Real Connection

I was visiting a couple from church the other day, and we were talking a bit about some of the things I have been sharing from an online digital ministry conference I recently attended. They, like the rest of us, weren’t quite sure how all of this works, and asked me an intriguing question: Did I think that the internet is pulling us apart from each other? Good question; isn’t the internet about connection? Meetings, friends, dating, even church; but is it real? Can we be truly connected if we aren’t in each other’s presence? I met a woman for the first time the other day who I have been friends with on Facebook for a while. In fact, there are at least 100 people on my friend list I have never met in person; are we really friends, or just internet acquaintances?

On the one hand, since the first iteration of the telephone in 1834 by a guy named Antonio Meucci, people have been connecting over longer and longer distances. I have been delighted by the opportunities to catch up with friends I haven’t seen for decades. My friend Ike is from Finland and returned there after college, and we reconnected by email. Friends from elementary school and beyond converse back and forth on Facebook as we watch and admire the trajectories of our careers and our families. We have mourned together, laughed together, and grown up together. I would have never had that opportunity if it wasn’t for technology, and my life would be less rich because of that.

On the other hand, I have seen some of the kindest, most generous, eloquent people turn into hard-hearted, harsh monsters online. Every aspect of their life turns sour when they have a social media site to hide behind. We have also seen the increased building of political/social silos and division. And lots of lying. The internet has also allowed for the truth, but it is, too often, the ugly truth, unfiltered and raw. One of the ways we found out that, in fact, half of the people who said they went to worship regularly were lying was through a large study done on the internet. It turns out that Americans were often embarrassed by their lack of religiosity, so when asked if they attended worship, they would lie and say yes if the questioner was in person or on the phone. Once the questions became more anonymous (like Survey Monkey), they told the truth. Kind of like the anonymity of the confessional; it seems that it’s easier to tell the truth if the person can’t see you.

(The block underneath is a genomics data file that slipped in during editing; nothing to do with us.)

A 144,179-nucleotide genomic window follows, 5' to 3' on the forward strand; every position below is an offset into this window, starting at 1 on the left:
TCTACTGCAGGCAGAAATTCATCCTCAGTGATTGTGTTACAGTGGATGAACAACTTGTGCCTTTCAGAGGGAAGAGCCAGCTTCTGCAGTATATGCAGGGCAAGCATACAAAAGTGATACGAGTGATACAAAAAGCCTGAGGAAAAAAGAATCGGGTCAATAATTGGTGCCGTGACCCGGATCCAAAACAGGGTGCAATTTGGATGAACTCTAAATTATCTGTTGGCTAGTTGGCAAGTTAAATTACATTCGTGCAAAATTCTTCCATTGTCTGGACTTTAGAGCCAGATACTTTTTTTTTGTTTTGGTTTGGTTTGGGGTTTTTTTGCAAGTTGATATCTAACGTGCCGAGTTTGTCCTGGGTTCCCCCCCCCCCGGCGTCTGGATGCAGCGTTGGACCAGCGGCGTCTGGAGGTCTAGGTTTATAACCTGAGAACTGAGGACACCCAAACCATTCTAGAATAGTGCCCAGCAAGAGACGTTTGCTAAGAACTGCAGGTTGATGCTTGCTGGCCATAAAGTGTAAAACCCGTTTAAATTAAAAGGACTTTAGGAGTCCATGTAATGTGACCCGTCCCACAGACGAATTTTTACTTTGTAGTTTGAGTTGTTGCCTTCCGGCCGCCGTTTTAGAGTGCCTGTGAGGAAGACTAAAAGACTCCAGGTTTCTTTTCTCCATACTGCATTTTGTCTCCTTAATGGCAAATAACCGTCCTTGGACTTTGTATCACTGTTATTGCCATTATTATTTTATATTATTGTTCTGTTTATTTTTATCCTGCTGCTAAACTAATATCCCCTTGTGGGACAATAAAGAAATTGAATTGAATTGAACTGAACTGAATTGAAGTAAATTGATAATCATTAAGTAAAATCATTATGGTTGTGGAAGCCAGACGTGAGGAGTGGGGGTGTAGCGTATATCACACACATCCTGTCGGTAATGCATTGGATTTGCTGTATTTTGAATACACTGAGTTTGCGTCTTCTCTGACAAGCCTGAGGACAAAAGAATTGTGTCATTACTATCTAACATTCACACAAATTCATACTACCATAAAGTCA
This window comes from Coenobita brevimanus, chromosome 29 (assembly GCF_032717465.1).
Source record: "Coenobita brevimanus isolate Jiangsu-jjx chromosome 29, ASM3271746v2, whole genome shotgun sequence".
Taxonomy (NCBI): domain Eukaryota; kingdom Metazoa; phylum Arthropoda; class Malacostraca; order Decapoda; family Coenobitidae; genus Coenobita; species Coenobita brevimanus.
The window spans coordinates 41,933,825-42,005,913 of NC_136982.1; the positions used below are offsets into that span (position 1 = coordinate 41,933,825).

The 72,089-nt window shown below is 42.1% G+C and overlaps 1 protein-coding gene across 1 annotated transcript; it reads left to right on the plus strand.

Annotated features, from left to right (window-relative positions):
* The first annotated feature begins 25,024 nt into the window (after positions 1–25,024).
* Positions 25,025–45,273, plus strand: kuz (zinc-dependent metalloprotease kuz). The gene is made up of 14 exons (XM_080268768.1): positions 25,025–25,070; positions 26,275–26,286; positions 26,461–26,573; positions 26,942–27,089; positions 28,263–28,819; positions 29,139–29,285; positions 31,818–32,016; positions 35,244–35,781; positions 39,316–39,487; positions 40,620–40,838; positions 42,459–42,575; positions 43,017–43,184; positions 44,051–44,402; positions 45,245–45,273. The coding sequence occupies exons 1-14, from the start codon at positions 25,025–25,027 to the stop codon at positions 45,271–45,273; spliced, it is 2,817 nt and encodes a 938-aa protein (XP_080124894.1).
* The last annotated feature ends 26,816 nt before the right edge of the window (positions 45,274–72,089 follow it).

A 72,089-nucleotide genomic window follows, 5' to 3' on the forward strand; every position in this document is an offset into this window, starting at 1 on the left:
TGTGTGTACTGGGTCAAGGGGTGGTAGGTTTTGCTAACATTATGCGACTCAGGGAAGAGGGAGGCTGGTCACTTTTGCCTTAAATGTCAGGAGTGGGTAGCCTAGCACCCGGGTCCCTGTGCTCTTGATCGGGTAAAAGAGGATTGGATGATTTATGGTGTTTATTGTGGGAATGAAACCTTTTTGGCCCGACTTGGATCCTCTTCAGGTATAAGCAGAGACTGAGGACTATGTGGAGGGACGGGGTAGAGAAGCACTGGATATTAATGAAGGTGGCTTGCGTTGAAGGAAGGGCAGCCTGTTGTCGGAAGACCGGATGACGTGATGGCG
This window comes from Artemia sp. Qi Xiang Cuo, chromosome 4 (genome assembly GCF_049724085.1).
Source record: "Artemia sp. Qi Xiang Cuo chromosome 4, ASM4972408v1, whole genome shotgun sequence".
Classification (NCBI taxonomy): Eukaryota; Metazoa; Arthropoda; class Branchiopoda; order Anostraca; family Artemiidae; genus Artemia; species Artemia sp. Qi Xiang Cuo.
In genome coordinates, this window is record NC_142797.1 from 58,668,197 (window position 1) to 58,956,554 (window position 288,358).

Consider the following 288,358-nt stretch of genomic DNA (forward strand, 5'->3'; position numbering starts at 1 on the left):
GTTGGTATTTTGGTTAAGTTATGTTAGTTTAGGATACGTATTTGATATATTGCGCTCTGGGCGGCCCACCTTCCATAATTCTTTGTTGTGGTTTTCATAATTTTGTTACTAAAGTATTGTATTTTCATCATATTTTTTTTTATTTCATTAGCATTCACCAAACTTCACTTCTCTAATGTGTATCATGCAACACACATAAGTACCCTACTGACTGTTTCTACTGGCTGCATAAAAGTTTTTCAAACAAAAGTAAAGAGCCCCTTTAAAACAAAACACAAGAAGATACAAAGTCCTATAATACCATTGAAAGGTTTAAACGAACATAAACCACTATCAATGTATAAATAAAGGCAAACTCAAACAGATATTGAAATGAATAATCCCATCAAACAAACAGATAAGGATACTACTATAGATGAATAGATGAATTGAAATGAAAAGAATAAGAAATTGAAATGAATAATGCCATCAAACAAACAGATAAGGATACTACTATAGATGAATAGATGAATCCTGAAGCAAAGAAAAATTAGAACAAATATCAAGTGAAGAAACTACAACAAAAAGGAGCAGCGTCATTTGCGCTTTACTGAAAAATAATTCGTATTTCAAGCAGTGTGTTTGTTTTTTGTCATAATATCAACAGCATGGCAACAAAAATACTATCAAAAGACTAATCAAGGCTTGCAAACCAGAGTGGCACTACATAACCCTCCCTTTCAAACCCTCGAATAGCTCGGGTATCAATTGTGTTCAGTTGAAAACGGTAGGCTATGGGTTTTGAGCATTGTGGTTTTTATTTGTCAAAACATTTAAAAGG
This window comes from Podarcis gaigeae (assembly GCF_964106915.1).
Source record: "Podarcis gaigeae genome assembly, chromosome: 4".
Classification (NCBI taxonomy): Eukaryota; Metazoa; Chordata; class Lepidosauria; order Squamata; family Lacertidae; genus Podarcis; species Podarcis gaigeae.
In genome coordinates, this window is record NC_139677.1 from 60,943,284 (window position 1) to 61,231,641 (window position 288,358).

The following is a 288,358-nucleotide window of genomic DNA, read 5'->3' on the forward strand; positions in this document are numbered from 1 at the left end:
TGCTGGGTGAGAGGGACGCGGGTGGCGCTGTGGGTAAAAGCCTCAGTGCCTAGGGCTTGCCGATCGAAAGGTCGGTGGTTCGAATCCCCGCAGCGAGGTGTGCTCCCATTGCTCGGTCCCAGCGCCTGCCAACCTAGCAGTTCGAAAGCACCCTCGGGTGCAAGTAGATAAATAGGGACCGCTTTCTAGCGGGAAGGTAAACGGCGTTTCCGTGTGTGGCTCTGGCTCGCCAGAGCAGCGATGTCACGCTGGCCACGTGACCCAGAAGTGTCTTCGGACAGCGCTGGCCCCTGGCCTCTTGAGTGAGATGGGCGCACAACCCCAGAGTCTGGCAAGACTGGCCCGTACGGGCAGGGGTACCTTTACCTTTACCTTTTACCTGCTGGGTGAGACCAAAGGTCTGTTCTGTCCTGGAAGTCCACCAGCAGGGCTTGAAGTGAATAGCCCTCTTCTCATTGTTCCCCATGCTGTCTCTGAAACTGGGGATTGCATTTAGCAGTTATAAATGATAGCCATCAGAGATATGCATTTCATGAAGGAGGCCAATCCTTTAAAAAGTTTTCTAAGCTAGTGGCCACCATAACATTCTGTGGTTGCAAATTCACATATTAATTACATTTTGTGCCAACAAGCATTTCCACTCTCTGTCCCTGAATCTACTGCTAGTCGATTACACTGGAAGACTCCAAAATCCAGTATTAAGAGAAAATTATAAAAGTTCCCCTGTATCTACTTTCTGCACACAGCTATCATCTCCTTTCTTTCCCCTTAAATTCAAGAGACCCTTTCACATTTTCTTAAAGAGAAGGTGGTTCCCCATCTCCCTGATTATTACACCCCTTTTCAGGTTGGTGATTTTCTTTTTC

Our religious communities have had to shift gears dramatically in the last 2 and half years, and it has been hard, in part, because we like to be together. We like to talk and laugh and pray in the same space; we like to get together to have lunch and listen to speakers. Making the adjustment to this new reality has been difficult for many of us, and some have decided it isn’t enough. Even the fact that our attendance at Calvary has tripled with the addition of offsite opportunities isn’t enough to help them through these feelings of loss. I completely understand. I prefer to be with people in the same space, but I also know that not everyone can do that. Some people have difficulty traveling, others live too far away. With this new kind of faith community, we can participate when we are on vacation or later that week if we are doing something else. Real connection isn’t always about being in the same room. Real connection is far more complicated than that. I know we are living in strange times, but we human beings are good at evolving and adapting. Give it time; you might grow to like it.

Prayer – We are connected to each other and You in many ways, God of connection and community. Help us to see how good it is to be together, even when we are apart. Amen.

Today’s image is the first schematic of what the internet might be from 1983.

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